You Shall Never Leave Me Again

October 19, 2021 |

Categories: Music historyOur Stories

I recently had a very powerful memory of my experience of the songs we sing as Khalsa.  Livtar’s “Song of the Khalsa” was probably the first song I was able to memorize and sing with my eyes closed, visualizing Livtar’s strong images therein.  However, another song by Guru Dass Singh, “Flowers in the Rain“, pushed me past my feelings of selfishness, which we are all so often subject to.

Yogiji spoke at least a few times about his belief that the Americans (us, we, ME!) who found Sikh Dharma (through Kundalini Yoga) were very likely to be reincarnations of those frightened souls who ran from Guru Gobind Singh’s call for the “head of a brave young one” that first Vaisakhi Day. The song says “many did they run away and many did they hide … ” Those particular words always affected me with shivers down (or up) my spine when we sang them during gurdwara or any 3HO/Sikh Dharma function. To be honest, I did not relate to them in any real or personal way except as powerfully true of that time and that place, which I had no experience or memory of.

That is until I ventured to India in 1980. It was a short yatra; only about 30 days; yet full of intense events for both myself and my wife, Sat Inder Kaur. For example. I remember getting violently ill upon my first bowing at the Golden Temple upon arriving in Amritsar, an illness which I carried with me throughout the yatra. I suppose I was cleansing as per the Guru’s instructions. The doctors called it amoebic dysentery. I called it and the awful medicine Sat Inder and I had to experience daily for a month after getting home, some kind of karmic catastrophe. I wasn’t sure if we were burning karma off, or burning up within our Akashic debt. We survived.

There was the walk up Hemkunt Sahib in a mild early winter storm, just flakes floating down. I say “walk” but unlike most of the others, I staggered much of the way until I came to the small ice encrusted pool at the top. Breaking through the thin ice, I found the water warm and welcoming. I also bathed in the sounds from the surrounding hills, yogis and holy people chanting in the place where Guru Gobind Singh spent his life meditating before being reincarnated as the Tenth Guru.

There were so many places where we visited and bowed our heads and said our prayers: Harianvela with Baba Nihal Singh and his unbending Nihungs where we awoke to the fragrance of spinach pakoras and chapatis being prepared for our breakfast; a train ride where a small group of us reading Jaap-ji were startled by an older Indian gentleman, wide eyed, smiling and full of life, popped up from his slumber and declared “Wahe Guru” before falling back into his blankets; and the room where Guru Teg Bahadur spent years meditating and where all who entered  went into a state of divine and meditation.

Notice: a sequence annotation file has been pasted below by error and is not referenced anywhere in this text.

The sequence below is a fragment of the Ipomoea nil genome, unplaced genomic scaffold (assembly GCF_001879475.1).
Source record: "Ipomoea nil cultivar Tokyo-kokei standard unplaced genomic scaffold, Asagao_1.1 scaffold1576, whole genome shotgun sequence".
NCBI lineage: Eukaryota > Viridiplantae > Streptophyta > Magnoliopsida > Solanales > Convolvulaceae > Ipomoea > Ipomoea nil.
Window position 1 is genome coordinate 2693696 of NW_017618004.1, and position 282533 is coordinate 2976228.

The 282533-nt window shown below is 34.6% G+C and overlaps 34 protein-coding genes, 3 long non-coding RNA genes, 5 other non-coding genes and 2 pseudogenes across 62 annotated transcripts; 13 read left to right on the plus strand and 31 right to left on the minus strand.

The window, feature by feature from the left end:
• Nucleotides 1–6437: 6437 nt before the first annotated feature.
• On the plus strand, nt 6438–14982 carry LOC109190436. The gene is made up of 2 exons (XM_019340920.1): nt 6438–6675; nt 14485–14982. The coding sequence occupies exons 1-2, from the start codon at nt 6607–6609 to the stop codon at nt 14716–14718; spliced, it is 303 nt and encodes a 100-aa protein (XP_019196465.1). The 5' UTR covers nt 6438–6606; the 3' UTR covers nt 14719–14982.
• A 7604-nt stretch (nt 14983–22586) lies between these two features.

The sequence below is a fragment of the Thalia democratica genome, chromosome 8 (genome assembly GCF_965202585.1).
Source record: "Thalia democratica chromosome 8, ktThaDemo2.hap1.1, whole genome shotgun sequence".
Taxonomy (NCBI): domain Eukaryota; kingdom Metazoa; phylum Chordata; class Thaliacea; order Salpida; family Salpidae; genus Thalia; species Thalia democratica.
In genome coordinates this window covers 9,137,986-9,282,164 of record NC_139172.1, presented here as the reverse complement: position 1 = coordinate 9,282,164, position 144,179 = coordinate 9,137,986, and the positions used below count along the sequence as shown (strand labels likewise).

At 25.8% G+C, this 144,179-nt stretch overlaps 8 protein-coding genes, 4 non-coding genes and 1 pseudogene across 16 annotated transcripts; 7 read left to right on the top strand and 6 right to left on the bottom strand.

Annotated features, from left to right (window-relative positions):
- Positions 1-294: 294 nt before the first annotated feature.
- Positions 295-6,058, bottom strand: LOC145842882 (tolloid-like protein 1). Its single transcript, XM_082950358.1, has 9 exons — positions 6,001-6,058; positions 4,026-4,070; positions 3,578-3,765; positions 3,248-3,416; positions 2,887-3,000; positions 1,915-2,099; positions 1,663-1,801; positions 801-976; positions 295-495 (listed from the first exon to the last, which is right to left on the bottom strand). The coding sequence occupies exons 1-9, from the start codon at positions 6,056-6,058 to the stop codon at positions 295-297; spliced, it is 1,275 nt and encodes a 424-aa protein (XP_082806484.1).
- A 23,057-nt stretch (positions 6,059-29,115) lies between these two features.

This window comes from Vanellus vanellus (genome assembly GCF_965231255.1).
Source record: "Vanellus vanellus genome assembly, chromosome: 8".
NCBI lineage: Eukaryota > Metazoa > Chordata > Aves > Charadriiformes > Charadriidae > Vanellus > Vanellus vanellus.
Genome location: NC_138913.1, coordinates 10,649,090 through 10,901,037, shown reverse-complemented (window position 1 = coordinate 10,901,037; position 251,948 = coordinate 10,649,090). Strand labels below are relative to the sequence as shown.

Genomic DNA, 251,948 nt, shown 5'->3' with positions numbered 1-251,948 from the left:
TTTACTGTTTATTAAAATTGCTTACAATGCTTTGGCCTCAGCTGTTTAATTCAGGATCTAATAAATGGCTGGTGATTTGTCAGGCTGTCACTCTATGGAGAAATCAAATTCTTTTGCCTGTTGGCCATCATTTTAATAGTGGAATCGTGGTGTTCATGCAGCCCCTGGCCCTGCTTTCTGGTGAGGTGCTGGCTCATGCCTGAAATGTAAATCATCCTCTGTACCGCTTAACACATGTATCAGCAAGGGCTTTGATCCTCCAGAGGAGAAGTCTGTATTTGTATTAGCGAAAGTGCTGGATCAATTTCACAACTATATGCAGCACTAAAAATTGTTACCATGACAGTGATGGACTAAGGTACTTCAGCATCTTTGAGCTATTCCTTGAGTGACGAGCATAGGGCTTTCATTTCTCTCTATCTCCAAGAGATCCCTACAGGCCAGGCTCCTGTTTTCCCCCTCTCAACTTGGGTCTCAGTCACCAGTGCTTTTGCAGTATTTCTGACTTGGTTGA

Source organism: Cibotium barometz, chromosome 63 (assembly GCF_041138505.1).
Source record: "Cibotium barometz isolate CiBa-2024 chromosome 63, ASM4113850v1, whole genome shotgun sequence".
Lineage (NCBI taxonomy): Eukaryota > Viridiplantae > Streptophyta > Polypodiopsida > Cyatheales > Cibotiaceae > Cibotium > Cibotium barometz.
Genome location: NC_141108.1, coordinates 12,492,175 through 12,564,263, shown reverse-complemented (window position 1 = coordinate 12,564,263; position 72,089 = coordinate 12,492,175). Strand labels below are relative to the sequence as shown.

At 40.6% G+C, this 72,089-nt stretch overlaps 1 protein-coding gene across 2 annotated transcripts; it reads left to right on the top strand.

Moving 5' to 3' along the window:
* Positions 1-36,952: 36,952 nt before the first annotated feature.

All of these incredibly uplifting events though did not prepare me for what happened at Keshghar Sahib in Anandpur Sahib. It was near the end of our journey and I was totally ready to head back to my more comfortable home life at Sat Tirath Ashram with its privacy, our apartment, and the luxurious shower, cold, cleansing and splashing unlike some of the weak Indian faucets we had to crouch under in the half dark of the amrit vela.

As I shuffled forward with my rupees in my hand, folded in prayer pose at my heart center I wondered what words I might pray at this powerful place. But nothing was coming to me, I was a walking blank. I had prayed at the other shrines to be healed, to be uplifted, to return (as I did in 1995) but there was little or nothing else that I could possibly ask for in this birthplace of the Khalsa. I was in a near panic as my turn came, I would bow but there was nothing in my heart, mind or tongue I could say, nothing. As my head touched the cool marble, in the presence of the Siri Guru Granth Sahib, a clear, unaccented, strong voice spoke in my head “You shall never leave me again.”   I rose, looked around but it was obvious no one else had heard those words but me. To this very day, those words still ring in my head, my heart and certainly in my soul. They have saved me many times over the past years and I am sure they will save me in whatever future years I have left. Wahe Guru!

Read the Origins of Song of the Khalsa:  A Recollection from the Author

Listen to Flowers in the Rain:


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